“If The Rear Is Not Up, I’m Not Trying Hard Enough…”
Toprak Razgatlioglu’s manic late-braking style is perhaps the most visible part of what helped him break Jonathan Rea’s six-season stranglehold on the Superbike World Championship. Skilled in the wet and fearless, Ratgatlioglu battled Rea relentlessly for the 2021 Championship.
By Michael Gougis
Copyright 2021, Roadracing World Publishing, Inc.
“I watch the races afterward, and it is strange,” Razgatlioglu says. “When we are racing, I feel some touching and fighting, but I look after the race and it’s the young boy and the Champion, fighting.”
The 25-year-old Turkish rider’s race craft goes far beyond just being able to nail the brakes hard. His training regimen is unique—he has spent years bashing handlebars with five-time Supersport World Champion Kenan Sofuoglu on Supermoto machines, preparing himself to fight at the front with some of the world’s best riders.
And it has paid off. Razgatlioglu and his PATA Yamaha YZF-R1 were convincingly fast at nearly every round, every time he left pit lane.
Razgatlioglu is the son of a famous Turkish stunt rider, Arif Razgatlioglu, known as Tek Teker Arif, which translates as “Wheelie Arif.” A four-time Turkish motocross champion as a youth, Toprak Razgatlioglu won the European Superstock 600 Championship in his first attempt.
This is where Sofuoglu’s mentoring came into play. Sofuoglu never succeeded on liter bikes, and he encouraged his protégé to get on a big machine as soon as possible. In 2016 and 2017, Razgatlioglu competed in the lower-profile European Superstock Championship, learning how to race the larger, more powerful, and heavier machinery.
Training with Sofuoglu and emulating the elder racer’s style taught Razgatlioglu to feel at home with the forks deep in their stroke, the brakes on hard, and the rear wheel doing whatever it wanted to do.
“I see Kenan use the hard braking, and I ride the 600, where I try the hard braking,” Razgatlioglu says. “When I ride the bike and I try normal braking, I feel very slow. I speak with sometimes my team, they say to try normal braking, but I feel like if the rear is not sliding, if the rear is not up, I’m not trying hard enough.”
Razgatlioglu says a careful combination of lean angle and braking is key to making this style of riding work. Braking in a straight line results in too much rear-wheel lift; braking too hard with too much lean angle results in a crash. Instead, he says, he applies maximum braking effort just after tipping the bike toward the apex. “You start to enter the corner with a little angle, you try hard braking, the rear does not come up really easy,” he says.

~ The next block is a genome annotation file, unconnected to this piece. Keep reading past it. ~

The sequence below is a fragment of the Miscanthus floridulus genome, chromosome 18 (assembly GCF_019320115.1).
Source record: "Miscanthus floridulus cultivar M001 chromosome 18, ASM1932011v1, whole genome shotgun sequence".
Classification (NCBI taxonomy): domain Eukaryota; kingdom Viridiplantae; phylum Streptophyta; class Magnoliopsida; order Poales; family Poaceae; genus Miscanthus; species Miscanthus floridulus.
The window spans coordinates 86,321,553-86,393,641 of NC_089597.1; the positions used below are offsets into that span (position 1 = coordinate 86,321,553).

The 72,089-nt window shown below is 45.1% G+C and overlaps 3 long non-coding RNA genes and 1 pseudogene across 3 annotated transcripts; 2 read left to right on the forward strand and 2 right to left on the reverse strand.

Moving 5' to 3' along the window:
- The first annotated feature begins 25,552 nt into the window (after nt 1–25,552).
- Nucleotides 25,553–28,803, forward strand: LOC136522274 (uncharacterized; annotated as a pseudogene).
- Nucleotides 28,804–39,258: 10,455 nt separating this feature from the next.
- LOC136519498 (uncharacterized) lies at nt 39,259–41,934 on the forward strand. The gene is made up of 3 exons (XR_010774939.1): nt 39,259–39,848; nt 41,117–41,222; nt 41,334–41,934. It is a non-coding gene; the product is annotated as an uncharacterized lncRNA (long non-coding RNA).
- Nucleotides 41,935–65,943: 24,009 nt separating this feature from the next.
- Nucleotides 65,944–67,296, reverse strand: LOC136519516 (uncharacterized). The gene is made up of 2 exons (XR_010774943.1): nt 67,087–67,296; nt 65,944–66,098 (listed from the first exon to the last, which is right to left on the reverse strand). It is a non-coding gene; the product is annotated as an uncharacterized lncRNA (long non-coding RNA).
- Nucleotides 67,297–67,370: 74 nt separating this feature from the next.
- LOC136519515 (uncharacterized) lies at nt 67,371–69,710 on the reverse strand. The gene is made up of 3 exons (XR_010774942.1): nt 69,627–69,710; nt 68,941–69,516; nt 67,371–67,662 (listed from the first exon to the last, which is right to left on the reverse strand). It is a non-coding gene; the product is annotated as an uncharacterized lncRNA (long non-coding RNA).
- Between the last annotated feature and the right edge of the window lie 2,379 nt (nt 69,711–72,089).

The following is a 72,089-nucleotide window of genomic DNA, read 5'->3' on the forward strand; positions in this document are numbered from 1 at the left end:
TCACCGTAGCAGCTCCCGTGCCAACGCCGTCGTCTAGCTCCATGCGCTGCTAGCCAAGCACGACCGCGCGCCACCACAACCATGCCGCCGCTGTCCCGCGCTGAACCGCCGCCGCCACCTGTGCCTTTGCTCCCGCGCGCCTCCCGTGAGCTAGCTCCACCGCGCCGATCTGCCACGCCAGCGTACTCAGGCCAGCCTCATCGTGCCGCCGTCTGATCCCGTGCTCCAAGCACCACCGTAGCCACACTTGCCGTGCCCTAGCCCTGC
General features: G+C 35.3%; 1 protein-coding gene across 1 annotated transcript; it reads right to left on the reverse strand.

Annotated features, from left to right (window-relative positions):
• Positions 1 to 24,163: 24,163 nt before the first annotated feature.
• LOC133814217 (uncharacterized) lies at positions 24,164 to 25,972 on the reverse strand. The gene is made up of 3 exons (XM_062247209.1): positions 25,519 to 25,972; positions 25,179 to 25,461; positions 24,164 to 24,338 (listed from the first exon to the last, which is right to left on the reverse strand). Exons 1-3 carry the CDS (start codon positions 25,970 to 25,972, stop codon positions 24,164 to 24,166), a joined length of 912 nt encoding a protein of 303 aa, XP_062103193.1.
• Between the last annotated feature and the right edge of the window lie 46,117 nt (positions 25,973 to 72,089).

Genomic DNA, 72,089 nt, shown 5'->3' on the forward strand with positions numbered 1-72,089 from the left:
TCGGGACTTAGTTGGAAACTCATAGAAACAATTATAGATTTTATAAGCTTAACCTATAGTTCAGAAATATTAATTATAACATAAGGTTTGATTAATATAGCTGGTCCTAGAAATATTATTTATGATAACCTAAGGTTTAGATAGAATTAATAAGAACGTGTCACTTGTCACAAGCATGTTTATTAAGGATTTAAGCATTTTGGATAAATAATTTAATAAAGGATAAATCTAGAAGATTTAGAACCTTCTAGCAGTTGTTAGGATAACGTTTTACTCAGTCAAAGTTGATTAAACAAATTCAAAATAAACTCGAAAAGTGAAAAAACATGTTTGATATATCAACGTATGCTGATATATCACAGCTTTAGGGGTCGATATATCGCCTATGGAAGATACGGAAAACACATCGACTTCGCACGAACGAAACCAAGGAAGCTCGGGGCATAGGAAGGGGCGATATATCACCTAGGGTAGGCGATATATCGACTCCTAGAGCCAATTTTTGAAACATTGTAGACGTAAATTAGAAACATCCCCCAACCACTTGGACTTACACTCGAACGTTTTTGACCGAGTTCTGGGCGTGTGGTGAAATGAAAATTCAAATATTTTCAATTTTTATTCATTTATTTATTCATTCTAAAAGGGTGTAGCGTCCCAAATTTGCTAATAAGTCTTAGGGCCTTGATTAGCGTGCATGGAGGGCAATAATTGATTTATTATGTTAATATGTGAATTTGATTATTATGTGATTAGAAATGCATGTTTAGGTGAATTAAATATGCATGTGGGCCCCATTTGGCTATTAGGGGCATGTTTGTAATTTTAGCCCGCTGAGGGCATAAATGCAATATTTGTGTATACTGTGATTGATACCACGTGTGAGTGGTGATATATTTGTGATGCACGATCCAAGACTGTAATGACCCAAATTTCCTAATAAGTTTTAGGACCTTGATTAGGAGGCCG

Passing on the brakes means frequently being in very close proximity with another rider. And this, Razgatlioglu says, is where the training with Sofuoglu pays off. The pair have spent untold hours racing against each other—hard—and even sometimes on karts. “Now we started fighting with Johnny (Rea), sometimes touching, I feel really good. I like this because I train with Kenan always like this, always together touching, together crash, I learn like this, so I feel very good,” Razgatlioglu says.
Razgatlioglu appeared set to follow in Sofuoglu’s footsteps and race with Kawasaki. He literally brought the Kawasaki Puccetti Racing satellite team to new heights in World Superbike, winning two races in 2019 and racking up podiums in a way unprecedented in the squad’s history.
But the relationship soured at Suzuka 8-Hours race that year, reportedly when Kawasaki’s engineers looked at his tire wear on the ZX-10RR from practice and qualifying and decided it was excessive—and benched him for the race. Furious, Sofuoglu advised him to join Yamaha’s factory Superbike squad. Razgatlioglu did, winning three races in 2020 to teammate Michael van der Mark’s zero and edging the Dutch rider in the final points. At the final round in Estoril, Razgatlioglu won two races and finished third in the other, setting him up for the title challenge in 2021.
If 2020 was a learning year, 2021 was the year to deliver, and Razgatlioglu did. “The team was improving my bike every race, the team was learning my style, and also were learning my bike, (and) I was adapting to my bike. Together, this year we are strong,” he says. “Every race, we were coming step-by-step stronger.”
Razgatlioglu says he felt no pressure, and the nervousness about the title chase disappeared when he closed his visor. “I hope we are World Champion, but I never look at that side. Every race, I look at the win,” he says. “I try (to have fun), I try to a little more enjoy in the race. After I close the visor, I don’t feel stress.”
Razgatlioglu is fully focused on World Superbike. The team plans significant upgrades for 2022, and Razgatlioglu is looking forward to an even better-performing machine. MotoGP is a possibility—his name was openly discussed as a replacement for the retiring Valentino Rossi—but it comes with challenges. At his age, with Yamaha’s official factory garage filled with proven MotoGP race winners Franco Morbidelli and Fabio Quartararo, he likely could get a ride somewhere, but the chances of joining the factory team are slim.
“I am 25. I am feeling old for MotoGP. Everybody come in at 19, 20, 21 now. I am not old—I know!—but…
“After I am Superbike World Champion, why not? My dream was Superbike Champion. I never dream of the MotoGP. It’s like a different galaxy. Now, yeah, I have a MotoGP door, but I’ve never dreamed MotoGP before. I focus on Superbikes,” he says. “If I am Champion here and I go to MotoGP, and I don’t like it, I am not fast, I can come back here and find a good team, because everyone knows I am fast here.”